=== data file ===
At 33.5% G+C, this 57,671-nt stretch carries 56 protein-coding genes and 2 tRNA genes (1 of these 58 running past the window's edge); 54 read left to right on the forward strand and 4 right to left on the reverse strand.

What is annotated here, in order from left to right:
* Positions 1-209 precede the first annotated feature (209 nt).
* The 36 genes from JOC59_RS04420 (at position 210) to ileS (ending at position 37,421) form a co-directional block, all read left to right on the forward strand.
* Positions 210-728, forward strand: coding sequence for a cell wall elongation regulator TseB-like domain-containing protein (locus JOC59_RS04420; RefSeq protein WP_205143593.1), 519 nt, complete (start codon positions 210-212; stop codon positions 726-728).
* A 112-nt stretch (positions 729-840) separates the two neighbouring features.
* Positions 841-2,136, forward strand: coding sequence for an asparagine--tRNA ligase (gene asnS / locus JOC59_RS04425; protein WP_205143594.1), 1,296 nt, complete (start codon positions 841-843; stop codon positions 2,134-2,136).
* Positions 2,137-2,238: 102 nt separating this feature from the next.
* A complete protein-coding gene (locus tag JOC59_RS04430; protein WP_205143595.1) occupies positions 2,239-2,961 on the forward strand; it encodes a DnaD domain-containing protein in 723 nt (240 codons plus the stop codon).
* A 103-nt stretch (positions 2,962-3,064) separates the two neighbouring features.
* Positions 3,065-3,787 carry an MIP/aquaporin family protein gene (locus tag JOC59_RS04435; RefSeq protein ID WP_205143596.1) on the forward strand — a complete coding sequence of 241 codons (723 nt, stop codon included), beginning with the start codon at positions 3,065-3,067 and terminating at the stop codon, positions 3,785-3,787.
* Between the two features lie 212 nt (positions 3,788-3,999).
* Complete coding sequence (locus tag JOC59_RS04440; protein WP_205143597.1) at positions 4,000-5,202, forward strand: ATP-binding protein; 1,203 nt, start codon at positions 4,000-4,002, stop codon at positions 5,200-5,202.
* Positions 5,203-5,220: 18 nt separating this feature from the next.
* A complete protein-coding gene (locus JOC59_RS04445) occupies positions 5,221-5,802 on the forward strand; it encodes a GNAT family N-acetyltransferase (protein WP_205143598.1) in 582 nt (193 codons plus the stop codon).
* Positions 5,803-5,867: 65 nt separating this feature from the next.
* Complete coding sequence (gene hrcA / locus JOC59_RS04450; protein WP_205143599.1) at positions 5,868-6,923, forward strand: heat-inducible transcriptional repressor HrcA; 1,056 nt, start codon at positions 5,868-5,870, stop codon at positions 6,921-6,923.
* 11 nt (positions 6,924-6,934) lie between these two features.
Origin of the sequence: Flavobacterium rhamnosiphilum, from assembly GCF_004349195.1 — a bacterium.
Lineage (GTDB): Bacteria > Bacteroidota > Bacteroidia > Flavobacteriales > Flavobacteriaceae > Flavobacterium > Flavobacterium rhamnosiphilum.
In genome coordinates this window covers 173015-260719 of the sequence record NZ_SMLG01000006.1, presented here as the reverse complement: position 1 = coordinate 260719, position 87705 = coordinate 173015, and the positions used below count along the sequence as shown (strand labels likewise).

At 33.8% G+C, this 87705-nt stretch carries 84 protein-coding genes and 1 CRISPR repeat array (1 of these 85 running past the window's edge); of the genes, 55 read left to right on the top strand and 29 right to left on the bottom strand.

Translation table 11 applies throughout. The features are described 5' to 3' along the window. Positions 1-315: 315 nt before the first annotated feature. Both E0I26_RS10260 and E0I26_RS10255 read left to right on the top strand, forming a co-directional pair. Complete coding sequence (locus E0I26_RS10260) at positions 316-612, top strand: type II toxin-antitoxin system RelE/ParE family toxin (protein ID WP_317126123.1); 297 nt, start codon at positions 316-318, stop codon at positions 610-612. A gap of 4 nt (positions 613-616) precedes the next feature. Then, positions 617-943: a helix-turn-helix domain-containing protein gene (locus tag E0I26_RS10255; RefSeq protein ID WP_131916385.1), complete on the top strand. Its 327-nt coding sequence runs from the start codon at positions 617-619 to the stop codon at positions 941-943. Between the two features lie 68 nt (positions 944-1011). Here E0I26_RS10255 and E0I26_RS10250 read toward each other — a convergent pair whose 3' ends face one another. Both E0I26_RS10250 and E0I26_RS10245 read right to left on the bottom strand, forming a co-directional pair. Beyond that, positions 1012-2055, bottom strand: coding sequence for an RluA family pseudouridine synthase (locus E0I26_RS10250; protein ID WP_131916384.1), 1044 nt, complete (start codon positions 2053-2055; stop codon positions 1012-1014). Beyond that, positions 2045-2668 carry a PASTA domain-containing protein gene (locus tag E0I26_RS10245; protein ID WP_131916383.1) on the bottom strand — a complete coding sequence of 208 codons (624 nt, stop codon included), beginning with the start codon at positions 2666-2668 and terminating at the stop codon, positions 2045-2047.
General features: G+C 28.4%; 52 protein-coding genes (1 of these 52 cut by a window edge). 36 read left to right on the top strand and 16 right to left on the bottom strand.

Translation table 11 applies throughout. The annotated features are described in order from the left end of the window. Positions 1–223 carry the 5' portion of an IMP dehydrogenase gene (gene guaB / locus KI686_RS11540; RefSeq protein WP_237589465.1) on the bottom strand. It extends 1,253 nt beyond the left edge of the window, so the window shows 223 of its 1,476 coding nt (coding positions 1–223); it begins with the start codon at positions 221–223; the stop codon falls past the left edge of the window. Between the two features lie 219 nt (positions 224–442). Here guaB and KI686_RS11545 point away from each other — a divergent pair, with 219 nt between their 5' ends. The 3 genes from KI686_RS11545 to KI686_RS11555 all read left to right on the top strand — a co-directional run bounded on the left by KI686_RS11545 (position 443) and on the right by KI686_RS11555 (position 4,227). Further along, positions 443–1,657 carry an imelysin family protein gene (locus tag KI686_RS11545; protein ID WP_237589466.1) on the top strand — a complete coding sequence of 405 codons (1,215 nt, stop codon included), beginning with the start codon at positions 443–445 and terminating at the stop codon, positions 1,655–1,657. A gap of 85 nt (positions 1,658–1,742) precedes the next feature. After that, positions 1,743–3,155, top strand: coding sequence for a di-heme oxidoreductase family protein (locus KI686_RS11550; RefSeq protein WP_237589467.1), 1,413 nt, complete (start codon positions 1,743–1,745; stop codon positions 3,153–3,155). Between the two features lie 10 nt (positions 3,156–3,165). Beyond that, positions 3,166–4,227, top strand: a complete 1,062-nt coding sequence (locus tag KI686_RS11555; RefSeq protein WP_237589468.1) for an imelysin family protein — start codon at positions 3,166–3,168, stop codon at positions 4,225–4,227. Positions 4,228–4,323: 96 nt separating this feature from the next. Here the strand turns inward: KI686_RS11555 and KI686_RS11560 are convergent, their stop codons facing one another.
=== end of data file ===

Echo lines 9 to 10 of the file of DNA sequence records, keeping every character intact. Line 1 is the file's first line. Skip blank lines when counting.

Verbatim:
* A complete protein-coding gene (locus tag JOC59_RS04430; protein WP_205143595.1) occupies positions 2,239-2,961 on the forward strand; it encodes a DnaD domain-containing protein in 723 nt (240 codons plus the stop codon).
* A 103-nt stretch (positions 2,962-3,064) separates the two neighbouring features.